One year on – the Birmingham Transport Plan

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Credit – Sarah Doffman on Unsplash

Birmingham City Council published their draft Transport Plan 1 year ago.

The Plan aims to reduce vehicle impact on the environment, eliminate road danger, create jobs and opportunities, prioritise pedestrians, and revitalise major areas.

1 year on, what has been achieved?

Pedestrians and the Emergency Plan

The pandemic meant that fewer cars were on the road in Spring and Summer 2020, and the Council seized the opportunity to publish their Emergency Birmingham Transport Plan in May 2020.

Chart from the Emergency Plan, showing a sharp fall in vehicles passing by the monitoring station on the A38 Dartmouth Circus.
Chart from the Emergency Plan, showing a sharp fall in vehicles passing by the monitoring station on the A38 Dartmouth Circus. Credit – Birmingham City Council

Pavement widening to allow for social distancing and increased pedestrian flow has been put in place in some areas, such as on Temple Row in the city centre, and the centres of Stirchley and Moseley.

Low traffic neighbourhoods, like those trialled in London in London, have been put in place in Kings Heath. These are designed to block or discourage traffic from residential areas to improve air quality and road safety.

Schemes to close roads near schools are being extended too, to increase the amount of people walking or cycling to school. The Modeshift STARS scheme has been encouraged, to help schools with sustainable travel plans.

Expanding walking spaces in Kings Heath, Birmingham
Road reallocation in Kings Heath, Birmingham. Credit – Birmingham City Council

Roadway changes

The draft plan wanted 20mph to be the default speed for vehicles in residential areas and local centres.

The government rejected a plan to do this in one go in May 2020, telling Cllr Waseem Zaffar that the burden on police to enforce it would be too great during the pandemic.

Pop-up cycle routes have been marked out on roads like the A38 through Selly Oak, and Coventry Road and the A45 leading into the city centre. Road space has been reduced for these, and plans for further pop-up routes are planned.

Temporary parking has been opened up at Selly Oak train station and St. Andrew’s stadium car park, to allow people to continue their journeys on foot or by bicycle.

Several routes in the city centre have been blocked to traffic to create “segments”, forcing traffic back out to the A4540 Middleway if they want to access another “segment”.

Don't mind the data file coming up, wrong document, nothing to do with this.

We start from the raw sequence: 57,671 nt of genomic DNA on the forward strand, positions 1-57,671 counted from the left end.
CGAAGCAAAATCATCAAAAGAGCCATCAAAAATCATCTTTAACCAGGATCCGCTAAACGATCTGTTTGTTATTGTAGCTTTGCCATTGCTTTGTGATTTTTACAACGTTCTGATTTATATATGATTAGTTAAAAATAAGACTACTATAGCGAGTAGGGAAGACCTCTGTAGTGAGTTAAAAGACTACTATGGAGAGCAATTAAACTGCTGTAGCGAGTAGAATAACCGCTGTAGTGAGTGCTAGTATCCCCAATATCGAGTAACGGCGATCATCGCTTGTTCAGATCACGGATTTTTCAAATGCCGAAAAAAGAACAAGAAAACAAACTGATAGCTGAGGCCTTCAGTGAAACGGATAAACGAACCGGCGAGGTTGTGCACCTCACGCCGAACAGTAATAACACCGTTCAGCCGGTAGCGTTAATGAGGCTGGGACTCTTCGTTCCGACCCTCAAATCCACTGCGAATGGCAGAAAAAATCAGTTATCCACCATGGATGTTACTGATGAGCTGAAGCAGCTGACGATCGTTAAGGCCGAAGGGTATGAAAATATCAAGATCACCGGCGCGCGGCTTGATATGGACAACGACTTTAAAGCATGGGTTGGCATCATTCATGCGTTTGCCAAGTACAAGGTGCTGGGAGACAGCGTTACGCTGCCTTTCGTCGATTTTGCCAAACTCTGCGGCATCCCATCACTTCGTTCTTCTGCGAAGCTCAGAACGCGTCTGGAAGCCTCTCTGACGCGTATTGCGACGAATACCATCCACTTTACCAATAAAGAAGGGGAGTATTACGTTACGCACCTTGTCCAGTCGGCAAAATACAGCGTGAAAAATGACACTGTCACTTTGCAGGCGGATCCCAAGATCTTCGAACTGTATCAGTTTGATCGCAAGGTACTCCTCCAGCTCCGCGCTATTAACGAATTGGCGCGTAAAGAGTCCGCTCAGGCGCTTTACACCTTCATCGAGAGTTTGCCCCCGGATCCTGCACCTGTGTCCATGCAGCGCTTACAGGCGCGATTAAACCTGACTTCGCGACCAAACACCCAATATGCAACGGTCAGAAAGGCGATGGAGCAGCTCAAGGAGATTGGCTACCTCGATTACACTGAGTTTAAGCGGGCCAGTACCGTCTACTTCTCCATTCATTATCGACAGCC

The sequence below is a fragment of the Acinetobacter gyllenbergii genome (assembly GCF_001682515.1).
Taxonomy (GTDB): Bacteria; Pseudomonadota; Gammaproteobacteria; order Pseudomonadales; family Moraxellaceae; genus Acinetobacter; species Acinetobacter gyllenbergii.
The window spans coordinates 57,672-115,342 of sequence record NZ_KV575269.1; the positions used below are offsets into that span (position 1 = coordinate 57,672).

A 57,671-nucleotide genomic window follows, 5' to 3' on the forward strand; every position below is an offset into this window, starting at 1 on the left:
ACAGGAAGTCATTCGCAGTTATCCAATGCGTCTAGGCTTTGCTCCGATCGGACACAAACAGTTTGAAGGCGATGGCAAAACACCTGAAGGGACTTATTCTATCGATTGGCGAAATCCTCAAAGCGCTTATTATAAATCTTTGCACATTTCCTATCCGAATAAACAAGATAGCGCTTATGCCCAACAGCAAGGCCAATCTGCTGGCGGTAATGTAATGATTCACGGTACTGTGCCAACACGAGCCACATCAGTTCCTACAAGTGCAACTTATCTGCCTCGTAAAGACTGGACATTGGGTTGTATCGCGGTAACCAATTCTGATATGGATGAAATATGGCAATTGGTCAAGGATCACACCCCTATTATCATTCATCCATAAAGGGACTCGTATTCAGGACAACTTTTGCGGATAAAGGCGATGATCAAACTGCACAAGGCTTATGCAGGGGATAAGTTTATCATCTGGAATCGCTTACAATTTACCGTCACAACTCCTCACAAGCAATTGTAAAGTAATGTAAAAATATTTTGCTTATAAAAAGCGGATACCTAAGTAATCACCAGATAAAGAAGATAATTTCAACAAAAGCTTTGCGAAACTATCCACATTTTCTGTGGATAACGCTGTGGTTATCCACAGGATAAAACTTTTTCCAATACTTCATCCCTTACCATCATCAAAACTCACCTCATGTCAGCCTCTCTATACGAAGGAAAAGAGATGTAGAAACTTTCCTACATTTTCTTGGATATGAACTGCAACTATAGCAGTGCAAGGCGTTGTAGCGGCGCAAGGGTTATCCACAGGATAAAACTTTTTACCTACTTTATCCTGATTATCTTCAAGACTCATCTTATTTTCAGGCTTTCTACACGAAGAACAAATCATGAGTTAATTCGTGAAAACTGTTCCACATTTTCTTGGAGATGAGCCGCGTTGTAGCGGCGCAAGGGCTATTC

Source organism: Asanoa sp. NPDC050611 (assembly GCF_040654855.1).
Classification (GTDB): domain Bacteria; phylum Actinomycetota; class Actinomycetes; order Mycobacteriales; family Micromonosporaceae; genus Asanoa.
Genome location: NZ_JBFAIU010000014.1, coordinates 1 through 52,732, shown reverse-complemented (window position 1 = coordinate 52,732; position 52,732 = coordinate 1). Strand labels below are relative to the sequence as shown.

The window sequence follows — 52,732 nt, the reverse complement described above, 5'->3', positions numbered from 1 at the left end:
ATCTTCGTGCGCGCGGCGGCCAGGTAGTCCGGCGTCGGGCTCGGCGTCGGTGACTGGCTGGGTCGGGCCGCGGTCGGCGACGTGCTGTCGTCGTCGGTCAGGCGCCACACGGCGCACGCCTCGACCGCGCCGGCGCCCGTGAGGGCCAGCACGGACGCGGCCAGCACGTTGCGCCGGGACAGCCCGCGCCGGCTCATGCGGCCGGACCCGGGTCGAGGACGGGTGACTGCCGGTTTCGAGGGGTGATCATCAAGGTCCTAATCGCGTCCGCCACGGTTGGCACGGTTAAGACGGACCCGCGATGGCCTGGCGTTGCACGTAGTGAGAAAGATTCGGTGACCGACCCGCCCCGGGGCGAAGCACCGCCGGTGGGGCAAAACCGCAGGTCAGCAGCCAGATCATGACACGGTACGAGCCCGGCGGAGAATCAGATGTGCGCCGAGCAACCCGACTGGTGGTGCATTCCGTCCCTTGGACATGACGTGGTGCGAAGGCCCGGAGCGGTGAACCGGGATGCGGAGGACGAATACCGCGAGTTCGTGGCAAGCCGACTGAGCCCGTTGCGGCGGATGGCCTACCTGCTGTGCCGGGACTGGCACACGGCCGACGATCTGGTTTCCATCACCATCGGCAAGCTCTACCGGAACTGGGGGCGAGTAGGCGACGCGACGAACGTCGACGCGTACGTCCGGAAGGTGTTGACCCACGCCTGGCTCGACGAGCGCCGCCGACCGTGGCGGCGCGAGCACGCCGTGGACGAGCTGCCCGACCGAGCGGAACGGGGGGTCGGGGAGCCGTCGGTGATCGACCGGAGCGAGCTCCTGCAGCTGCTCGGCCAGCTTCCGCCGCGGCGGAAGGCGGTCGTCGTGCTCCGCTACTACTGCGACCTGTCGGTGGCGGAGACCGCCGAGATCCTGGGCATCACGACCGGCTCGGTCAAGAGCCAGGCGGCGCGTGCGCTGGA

Map of Birmingham city centre divided into six segments
A map of the city centre “segments” – private vehicles in one segment must drive back to the Middleway to reach another. Credit – Birmingham City Council/OS

What remains to be done?

The Transport Plan contains proposals reaching into the 2030’s, so there is much work to be done before the Plan’s dream is realised.

The Clean Air Zone, which will charge a fee to drivers using inefficient cars, should come into effect in the Summer of 2021. This will cover all roads inside the Middleway.

A map of the Clean Air Zone in Birmingham.
A map of the proposed Clean Air Zone. Credit – Birmingham City Council/OS

The Council are still pursuing 20mph speed zones in most areas – when this will be achieved is currently unclear.

The Sprint bus network – starting with a direct route from Walsall to Solihull through the city centre – should be in place in time for the Commonwealth Games in 2022.

A “One Station” plan – finding a way to connect Moor Street, New Street, and the Curzon Street Station for HS2 – is on the cards for the middle of the decade.

The Metro lines will continue to be expanded over the next ten years too, with new lines in the city centre, and new routes to Solihull and other areas.


Are you excited about the changes coming to Birmingham over the next ten years? Or have you been affected by the current emergency plan? Let us know in the comments, or tweet us @bhameastside.

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A journalist for Birmingham Eastside. Multiplatform and Mobile Journalism MA.

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